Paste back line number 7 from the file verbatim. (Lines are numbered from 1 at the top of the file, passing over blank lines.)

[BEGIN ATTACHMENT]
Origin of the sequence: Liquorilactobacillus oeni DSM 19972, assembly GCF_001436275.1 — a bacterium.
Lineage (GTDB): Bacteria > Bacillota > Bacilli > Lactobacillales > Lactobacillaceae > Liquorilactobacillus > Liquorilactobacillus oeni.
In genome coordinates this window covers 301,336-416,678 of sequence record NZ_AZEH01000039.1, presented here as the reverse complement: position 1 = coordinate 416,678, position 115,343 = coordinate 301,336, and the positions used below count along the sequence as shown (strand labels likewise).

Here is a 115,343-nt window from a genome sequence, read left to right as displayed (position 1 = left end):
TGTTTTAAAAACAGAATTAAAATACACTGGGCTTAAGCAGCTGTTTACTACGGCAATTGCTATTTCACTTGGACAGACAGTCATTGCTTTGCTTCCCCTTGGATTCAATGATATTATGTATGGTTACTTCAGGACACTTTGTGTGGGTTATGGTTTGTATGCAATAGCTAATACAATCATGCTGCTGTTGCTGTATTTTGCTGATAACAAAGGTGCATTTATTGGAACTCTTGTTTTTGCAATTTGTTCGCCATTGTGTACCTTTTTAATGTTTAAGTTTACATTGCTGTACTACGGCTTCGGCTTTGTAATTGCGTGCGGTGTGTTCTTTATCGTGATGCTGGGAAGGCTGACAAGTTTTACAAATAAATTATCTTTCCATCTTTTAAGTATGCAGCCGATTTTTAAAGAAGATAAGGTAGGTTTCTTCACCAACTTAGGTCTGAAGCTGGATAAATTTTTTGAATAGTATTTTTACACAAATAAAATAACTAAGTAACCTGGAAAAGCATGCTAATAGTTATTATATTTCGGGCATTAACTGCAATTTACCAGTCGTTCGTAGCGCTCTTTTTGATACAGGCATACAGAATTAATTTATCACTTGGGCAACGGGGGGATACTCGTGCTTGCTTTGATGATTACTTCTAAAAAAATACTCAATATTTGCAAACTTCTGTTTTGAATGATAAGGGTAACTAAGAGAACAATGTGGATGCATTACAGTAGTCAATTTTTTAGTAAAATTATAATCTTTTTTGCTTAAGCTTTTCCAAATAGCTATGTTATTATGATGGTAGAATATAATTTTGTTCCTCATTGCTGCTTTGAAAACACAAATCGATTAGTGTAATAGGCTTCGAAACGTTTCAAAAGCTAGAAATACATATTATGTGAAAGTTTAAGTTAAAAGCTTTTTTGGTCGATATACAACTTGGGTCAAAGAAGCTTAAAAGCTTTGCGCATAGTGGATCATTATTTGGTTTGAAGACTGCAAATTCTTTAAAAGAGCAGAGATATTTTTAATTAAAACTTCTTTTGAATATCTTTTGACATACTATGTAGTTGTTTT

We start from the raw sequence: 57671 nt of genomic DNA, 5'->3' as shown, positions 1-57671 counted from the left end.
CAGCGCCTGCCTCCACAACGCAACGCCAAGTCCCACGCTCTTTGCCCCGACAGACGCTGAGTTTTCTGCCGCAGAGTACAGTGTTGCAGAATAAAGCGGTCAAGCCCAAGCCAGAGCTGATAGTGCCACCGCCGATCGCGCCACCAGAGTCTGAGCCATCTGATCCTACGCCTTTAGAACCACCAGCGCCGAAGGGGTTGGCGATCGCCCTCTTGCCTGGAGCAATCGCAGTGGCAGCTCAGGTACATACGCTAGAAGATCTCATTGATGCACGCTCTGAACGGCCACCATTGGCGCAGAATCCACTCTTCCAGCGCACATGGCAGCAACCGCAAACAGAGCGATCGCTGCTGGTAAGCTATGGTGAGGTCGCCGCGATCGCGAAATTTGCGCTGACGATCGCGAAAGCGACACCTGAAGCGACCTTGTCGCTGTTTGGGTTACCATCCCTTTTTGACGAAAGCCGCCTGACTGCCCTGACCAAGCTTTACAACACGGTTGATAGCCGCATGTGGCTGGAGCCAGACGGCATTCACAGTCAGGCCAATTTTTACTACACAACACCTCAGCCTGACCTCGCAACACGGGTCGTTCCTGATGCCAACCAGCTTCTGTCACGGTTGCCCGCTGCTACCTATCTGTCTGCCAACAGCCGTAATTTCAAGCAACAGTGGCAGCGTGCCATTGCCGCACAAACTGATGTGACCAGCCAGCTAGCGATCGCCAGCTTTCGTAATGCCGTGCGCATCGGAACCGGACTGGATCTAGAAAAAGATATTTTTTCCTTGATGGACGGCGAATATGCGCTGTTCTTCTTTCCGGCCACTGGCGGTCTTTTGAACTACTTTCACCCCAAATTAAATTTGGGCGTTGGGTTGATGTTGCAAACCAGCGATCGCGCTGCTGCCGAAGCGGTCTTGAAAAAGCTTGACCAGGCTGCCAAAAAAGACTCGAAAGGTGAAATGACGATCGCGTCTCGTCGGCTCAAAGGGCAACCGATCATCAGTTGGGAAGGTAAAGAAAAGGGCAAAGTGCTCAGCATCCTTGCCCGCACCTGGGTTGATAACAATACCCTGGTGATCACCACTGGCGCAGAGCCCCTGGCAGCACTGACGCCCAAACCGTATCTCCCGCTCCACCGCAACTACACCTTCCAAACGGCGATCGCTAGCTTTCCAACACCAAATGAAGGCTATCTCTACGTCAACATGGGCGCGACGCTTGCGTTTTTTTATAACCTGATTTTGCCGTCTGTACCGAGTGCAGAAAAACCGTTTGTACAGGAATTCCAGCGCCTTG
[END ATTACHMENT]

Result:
CAGCGCCTGCCTCCACAACGCAACGCCAAGTCCCACGCTCTTTGCCCCGACAGACGCTGAGTTTTCTGCCGCAGAGTACAGTGTTGCAGAATAAAGCGGTCAAGCCCAAGCCAGAGCTGATAGTGCCACCGCCGATCGCGCCACCAGAGTCTGAGCCATCTGATCCTACGCCTTTAGAACCACCAGCGCCGAAGGGGTTGGCGATCGCCCTCTTGCCTGGAGCAATCGCAGTGGCAGCTCAGGTACATACGCTAGAAGATCTCATTGATGCACGCTCTGAACGGCCACCATTGGCGCAGAATCCACTCTTCCAGCGCACATGGCAGCAACCGCAAACAGAGCGATCGCTGCTGGTAAGCTATGGTGAGGTCGCCGCGATCGCGAAATTTGCGCTGACGATCGCGAAAGCGACACCTGAAGCGACCTTGTCGCTGTTTGGGTTACCATCCCTTTTTGACGAAAGCCGCCTGACTGCCCTGACCAAGCTTTACAACACGGTTGATAGCCGCATGTGGCTGGAGCCAGACGGCATTCACAGTCAGGCCAATTTTTACTACACAACACCTCAGCCTGACCTCGCAACACGGGTCGTTCCTGATGCCAACCAGCTTCTGTCACGGTTGCCCGCTGCTACCTATCTGTCTGCCAACAGCCGTAATTTCAAGCAACAGTGGCAGCGTGCCATTGCCGCACAAACTGATGTGACCAGCCAGCTAGCGATCGCCAGCTTTCGTAATGCCGTGCGCATCGGAACCGGACTGGATCTAGAAAAAGATATTTTTTCCTTGATGGACGGCGAATATGCGCTGTTCTTCTTTCCGGCCACTGGCGGTCTTTTGAACTACTTTCACCCCAAATTAAATTTGGGCGTTGGGTTGATGTTGCAAACCAGCGATCGCGCTGCTGCCGAAGCGGTCTTGAAAAAGCTTGACCAGGCTGCCAAAAAAGACTCGAAAGGTGAAATGACGATCGCGTCTCGTCGGCTCAAAGGGCAACCGATCATCAGTTGGGAAGGTAAAGAAAAGGGCAAAGTGCTCAGCATCCTTGCCCGCACCTGGGTTGATAACAATACCCTGGTGATCACCACTGGCGCAGAGCCCCTGGCAGCACTGACGCCCAAACCGTATCTCCCGCTCCACCGCAACTACACCTTCCAAACGGCGATCGCTAGCTTTCCAACACCAAATGAAGGCTATCTCTACGTCAACATGGGCGCGACGCTTGCGTTTTTTTATAACCTGATTTTGCCGTCTGTACCGAGTGCAGAAAAACCGTTTGTACAGGAATTCCAGCGCCTTG